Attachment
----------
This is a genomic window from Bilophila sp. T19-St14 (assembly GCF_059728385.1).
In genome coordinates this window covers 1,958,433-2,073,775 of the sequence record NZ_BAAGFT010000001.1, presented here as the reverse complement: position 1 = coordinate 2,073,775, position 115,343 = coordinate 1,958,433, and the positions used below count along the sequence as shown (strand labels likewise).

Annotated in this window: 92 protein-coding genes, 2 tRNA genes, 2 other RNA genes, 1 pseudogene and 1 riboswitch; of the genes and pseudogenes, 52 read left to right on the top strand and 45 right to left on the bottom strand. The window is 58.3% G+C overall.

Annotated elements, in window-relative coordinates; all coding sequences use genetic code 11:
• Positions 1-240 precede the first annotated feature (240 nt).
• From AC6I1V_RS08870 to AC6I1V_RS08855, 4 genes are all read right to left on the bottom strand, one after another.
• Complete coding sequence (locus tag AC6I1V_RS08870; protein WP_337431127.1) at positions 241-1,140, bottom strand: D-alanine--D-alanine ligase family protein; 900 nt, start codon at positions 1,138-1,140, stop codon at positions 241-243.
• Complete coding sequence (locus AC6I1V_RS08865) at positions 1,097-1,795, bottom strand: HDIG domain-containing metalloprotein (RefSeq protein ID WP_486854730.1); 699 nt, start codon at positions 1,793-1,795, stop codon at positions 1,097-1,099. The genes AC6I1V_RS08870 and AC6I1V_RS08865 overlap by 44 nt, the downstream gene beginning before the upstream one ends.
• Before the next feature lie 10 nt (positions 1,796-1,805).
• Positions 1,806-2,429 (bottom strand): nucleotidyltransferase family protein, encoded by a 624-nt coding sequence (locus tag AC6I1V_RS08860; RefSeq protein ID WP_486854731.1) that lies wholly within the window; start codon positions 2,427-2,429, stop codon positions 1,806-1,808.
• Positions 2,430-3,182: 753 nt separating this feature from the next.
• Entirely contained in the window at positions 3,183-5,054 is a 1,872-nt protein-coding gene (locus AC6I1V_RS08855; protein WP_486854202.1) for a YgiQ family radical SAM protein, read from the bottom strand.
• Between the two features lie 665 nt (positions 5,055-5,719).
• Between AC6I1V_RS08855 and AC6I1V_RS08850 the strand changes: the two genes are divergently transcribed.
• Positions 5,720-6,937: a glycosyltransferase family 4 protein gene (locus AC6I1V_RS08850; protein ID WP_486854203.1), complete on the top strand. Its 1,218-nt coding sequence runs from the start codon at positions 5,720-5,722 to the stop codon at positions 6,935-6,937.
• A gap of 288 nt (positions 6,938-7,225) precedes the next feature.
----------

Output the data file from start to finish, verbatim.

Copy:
This is a genomic window from Bilophila sp. T19-St14 (assembly GCF_059728385.1).
In genome coordinates this window covers 1,958,433-2,073,775 of the sequence record NZ_BAAGFT010000001.1, presented here as the reverse complement: position 1 = coordinate 2,073,775, position 115,343 = coordinate 1,958,433, and the positions used below count along the sequence as shown (strand labels likewise).

Annotated in this window: 92 protein-coding genes, 2 tRNA genes, 2 other RNA genes, 1 pseudogene and 1 riboswitch; of the genes and pseudogenes, 52 read left to right on the top strand and 45 right to left on the bottom strand. The window is 58.3% G+C overall.

Annotated elements, in window-relative coordinates; all coding sequences use genetic code 11:
• Positions 1-240 precede the first annotated feature (240 nt).
• From AC6I1V_RS08870 to AC6I1V_RS08855, 4 genes are all read right to left on the bottom strand, one after another.
• Complete coding sequence (locus tag AC6I1V_RS08870; protein WP_337431127.1) at positions 241-1,140, bottom strand: D-alanine--D-alanine ligase family protein; 900 nt, start codon at positions 1,138-1,140, stop codon at positions 241-243.
• Complete coding sequence (locus AC6I1V_RS08865) at positions 1,097-1,795, bottom strand: HDIG domain-containing metalloprotein (RefSeq protein ID WP_486854730.1); 699 nt, start codon at positions 1,793-1,795, stop codon at positions 1,097-1,099. The genes AC6I1V_RS08870 and AC6I1V_RS08865 overlap by 44 nt, the downstream gene beginning before the upstream one ends.
• Before the next feature lie 10 nt (positions 1,796-1,805).
• Positions 1,806-2,429 (bottom strand): nucleotidyltransferase family protein, encoded by a 624-nt coding sequence (locus tag AC6I1V_RS08860; RefSeq protein ID WP_486854731.1) that lies wholly within the window; start codon positions 2,427-2,429, stop codon positions 1,806-1,808.
• Positions 2,430-3,182: 753 nt separating this feature from the next.
• Entirely contained in the window at positions 3,183-5,054 is a 1,872-nt protein-coding gene (locus AC6I1V_RS08855; protein WP_486854202.1) for a YgiQ family radical SAM protein, read from the bottom strand.
• Between the two features lie 665 nt (positions 5,055-5,719).
• Between AC6I1V_RS08855 and AC6I1V_RS08850 the strand changes: the two genes are divergently transcribed.
• Positions 5,720-6,937: a glycosyltransferase family 4 protein gene (locus AC6I1V_RS08850; protein ID WP_486854203.1), complete on the top strand. Its 1,218-nt coding sequence runs from the start codon at positions 5,720-5,722 to the stop codon at positions 6,935-6,937.
• A gap of 288 nt (positions 6,938-7,225) precedes the next feature.